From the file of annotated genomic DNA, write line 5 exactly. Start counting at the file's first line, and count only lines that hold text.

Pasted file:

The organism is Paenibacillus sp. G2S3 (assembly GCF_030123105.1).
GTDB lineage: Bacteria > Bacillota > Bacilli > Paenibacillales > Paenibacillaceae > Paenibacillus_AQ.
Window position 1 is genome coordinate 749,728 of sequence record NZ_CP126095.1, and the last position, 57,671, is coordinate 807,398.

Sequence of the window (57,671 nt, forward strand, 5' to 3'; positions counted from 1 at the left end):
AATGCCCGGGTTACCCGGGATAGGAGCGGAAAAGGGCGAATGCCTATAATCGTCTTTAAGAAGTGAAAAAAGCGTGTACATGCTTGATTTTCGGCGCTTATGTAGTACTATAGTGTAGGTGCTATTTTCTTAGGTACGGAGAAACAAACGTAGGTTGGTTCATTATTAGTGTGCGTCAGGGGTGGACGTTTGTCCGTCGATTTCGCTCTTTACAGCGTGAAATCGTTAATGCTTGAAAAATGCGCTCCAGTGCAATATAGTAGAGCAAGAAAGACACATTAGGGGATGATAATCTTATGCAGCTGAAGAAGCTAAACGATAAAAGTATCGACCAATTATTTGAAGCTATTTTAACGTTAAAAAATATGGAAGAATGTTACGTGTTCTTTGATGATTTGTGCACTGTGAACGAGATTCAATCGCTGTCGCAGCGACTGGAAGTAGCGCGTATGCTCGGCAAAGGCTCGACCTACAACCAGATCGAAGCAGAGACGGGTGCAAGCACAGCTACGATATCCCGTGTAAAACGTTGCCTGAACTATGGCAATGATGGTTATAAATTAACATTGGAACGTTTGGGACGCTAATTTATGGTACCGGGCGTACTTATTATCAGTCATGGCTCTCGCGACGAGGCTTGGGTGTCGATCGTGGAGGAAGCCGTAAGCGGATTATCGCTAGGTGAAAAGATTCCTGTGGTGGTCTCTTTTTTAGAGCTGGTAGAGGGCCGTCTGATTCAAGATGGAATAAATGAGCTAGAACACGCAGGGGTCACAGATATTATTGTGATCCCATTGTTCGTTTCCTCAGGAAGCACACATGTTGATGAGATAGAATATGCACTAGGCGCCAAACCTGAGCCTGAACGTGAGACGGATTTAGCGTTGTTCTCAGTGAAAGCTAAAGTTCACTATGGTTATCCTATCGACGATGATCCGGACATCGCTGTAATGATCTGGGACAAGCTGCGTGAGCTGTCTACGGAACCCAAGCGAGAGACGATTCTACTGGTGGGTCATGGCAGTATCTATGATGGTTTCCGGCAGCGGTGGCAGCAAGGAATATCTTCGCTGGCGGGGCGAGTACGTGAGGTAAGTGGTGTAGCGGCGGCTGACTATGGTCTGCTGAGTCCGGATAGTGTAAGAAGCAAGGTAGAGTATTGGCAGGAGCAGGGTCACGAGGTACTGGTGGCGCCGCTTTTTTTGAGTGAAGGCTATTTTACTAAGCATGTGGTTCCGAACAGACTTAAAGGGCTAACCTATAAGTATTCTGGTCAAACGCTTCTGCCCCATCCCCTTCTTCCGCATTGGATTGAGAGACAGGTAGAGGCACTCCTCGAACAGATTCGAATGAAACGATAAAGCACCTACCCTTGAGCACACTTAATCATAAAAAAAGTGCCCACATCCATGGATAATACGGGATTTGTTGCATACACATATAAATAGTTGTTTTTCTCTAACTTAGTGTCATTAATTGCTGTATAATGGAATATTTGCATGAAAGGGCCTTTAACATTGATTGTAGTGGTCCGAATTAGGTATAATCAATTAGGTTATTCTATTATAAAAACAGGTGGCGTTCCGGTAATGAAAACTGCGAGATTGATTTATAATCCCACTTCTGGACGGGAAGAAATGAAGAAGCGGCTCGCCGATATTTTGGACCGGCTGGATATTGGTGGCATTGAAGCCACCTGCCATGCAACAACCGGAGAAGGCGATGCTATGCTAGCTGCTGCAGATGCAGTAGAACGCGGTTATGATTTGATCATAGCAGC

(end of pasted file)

AATGCCCGGGTTACCCGGGATAGGAGCGGAAAAGGGCGAATGCCTATAATCGTCTTTAAGAAGTGAAAAAAGCGTGTACATGCTTGATTTTCGGCGCTTATGTAGTACTATAGTGTAGGTGCTATTTTCTTAGGTACGGAGAAACAAACGTAGGTTGGTTCATTATTAGTGTGCGTCAGGGGTGGACGTTTGTCCGTCGATTTCGCTCTTTACAGCGTGAAATCGTTAATGCTTGAAAAATGCGCTCCAGTGCAATATAGTAGAGCAAGAAAGACACATTAGGGGATGATAATCTTATGCAGCTGAAGAAGCTAAACGATAAAAGTATCGACCAATTATTTGAAGCTATTTTAACGTTAAAAAATATGGAAGAATGTTACGTGTTCTTTGATGATTTGTGCACTGTGAACGAGATTCAATCGCTGTCGCAGCGACTGGAAGTAGCGCGTATGCTCGGCAAAGGCTCGACCTACAACCAGATCGAAGCAGAGACGGGTGCAAGCACAGCTACGATATCCCGTGTAAAACGTTGCCTGAACTATGGCAATGATGGTTATAAATTAACATTGGAACGTTTGGGACGCTAATTTATGGTACCGGGCGTACTTATTATCAGTCATGGCTCTCGCGACGAGGCTTGGGTGTCGATCGTGGAGGAAGCCGTAAGCGGATTATCGCTAGGTGAAAAGATTCCTGTGGTGGTCTCTTTTTTAGAGCTGGTAGAGGGCCGTCTGATTCAAGATGGAATAAATGAGCTAGAACACGCAGGGGTCACAGATATTATTGTGATCCCATTGTTCGTTTCCTCAGGAAGCACACATGTTGATGAGATAGAATATGCACTAGGCGCCAAACCTGAGCCTGAACGTGAGACGGATTTAGCGTTGTTCTCAGTGAAAGCTAAAGTTCACTATGGTTATCCTATCGACGATGATCCGGACATCGCTGTAATGATCTGGGACAAGCTGCGTGAGCTGTCTACGGAACCCAAGCGAGAGACGATTCTACTGGTGGGTCATGGCAGTATCTATGATGGTTTCCGGCAGCGGTGGCAGCAAGGAATATCTTCGCTGGCGGGGCGAGTACGTGAGGTAAGTGGTGTAGCGGCGGCTGACTATGGTCTGCTGAGTCCGGATAGTGTAAGAAGCAAGGTAGAGTATTGGCAGGAGCAGGGTCACGAGGTACTGGTGGCGCCGCTTTTTTTGAGTGAAGGCTATTTTACTAAGCATGTGGTTCCGAACAGACTTAAAGGGCTAACCTATAAGTATTCTGGTCAAACGCTTCTGCCCCATCCCCTTCTTCCGCATTGGATTGAGAGACAGGTAGAGGCACTCCTCGAACAGATTCGAATGAAACGATAAAGCACCTACCCTTGAGCACACTTAATCATAAAAAAAGTGCCCACATCCATGGATAATACGGGATTTGTTGCATACACATATAAATAGTTGTTTTTCTCTAACTTAGTGTCATTAATTGCTGTATAATGGAATATTTGCATGAAAGGGCCTTTAACATTGATTGTAGTGGTCCGAATTAGGTATAATCAATTAGGTTATTCTATTATAAAAACAGGTGGCGTTCCGGTAATGAAAACTGCGAGATTGATTTATAATCCCACTTCTGGACGGGAAGAAATGAAGAAGCGGCTCGCCGATATTTTGGACCGGCTGGATATTGGTGGCATTGAAGCCACCTGCCATGCAACAACCGGAGAAGGCGATGCTATGCTAGCTGCTGCAGATGCAGTAGAACGCGGTTATGATTTGATCATAGCAGC